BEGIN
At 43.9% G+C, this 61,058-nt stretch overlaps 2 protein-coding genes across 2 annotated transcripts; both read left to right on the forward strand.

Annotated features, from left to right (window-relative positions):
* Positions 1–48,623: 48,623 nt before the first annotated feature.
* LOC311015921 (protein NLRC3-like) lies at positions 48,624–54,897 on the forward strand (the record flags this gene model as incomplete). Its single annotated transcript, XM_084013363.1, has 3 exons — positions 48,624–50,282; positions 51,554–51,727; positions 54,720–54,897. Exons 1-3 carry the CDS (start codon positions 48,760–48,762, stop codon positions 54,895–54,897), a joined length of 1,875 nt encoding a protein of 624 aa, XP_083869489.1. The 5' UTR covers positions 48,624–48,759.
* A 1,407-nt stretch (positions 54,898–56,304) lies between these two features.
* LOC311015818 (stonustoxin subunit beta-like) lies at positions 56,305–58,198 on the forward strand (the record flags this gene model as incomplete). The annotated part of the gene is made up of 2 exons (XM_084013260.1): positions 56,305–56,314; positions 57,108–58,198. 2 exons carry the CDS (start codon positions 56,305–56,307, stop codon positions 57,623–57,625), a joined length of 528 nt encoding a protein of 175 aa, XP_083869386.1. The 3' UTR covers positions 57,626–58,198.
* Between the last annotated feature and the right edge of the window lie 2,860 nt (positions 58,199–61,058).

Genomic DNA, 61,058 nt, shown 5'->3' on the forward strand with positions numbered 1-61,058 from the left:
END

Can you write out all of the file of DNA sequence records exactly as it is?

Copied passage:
At 43.9% G+C, this 61,058-nt stretch overlaps 2 protein-coding genes across 2 annotated transcripts; both read left to right on the forward strand.

Annotated features, from left to right (window-relative positions):
* Positions 1–48,623: 48,623 nt before the first annotated feature.
* LOC311015921 (protein NLRC3-like) lies at positions 48,624–54,897 on the forward strand (the record flags this gene model as incomplete). Its single annotated transcript, XM_084013363.1, has 3 exons — positions 48,624–50,282; positions 51,554–51,727; positions 54,720–54,897. Exons 1-3 carry the CDS (start codon positions 48,760–48,762, stop codon positions 54,895–54,897), a joined length of 1,875 nt encoding a protein of 624 aa, XP_083869489.1. The 5' UTR covers positions 48,624–48,759.
* A 1,407-nt stretch (positions 54,898–56,304) lies between these two features.
* LOC311015818 (stonustoxin subunit beta-like) lies at positions 56,305–58,198 on the forward strand (the record flags this gene model as incomplete). The annotated part of the gene is made up of 2 exons (XM_084013260.1): positions 56,305–56,314; positions 57,108–58,198. 2 exons carry the CDS (start codon positions 56,305–56,307, stop codon positions 57,623–57,625), a joined length of 528 nt encoding a protein of 175 aa, XP_083869386.1. The 3' UTR covers positions 57,626–58,198.
* Between the last annotated feature and the right edge of the window lie 2,860 nt (positions 58,199–61,058).

Genomic DNA, 61,058 nt, shown 5'->3' on the forward strand with positions numbered 1-61,058 from the left: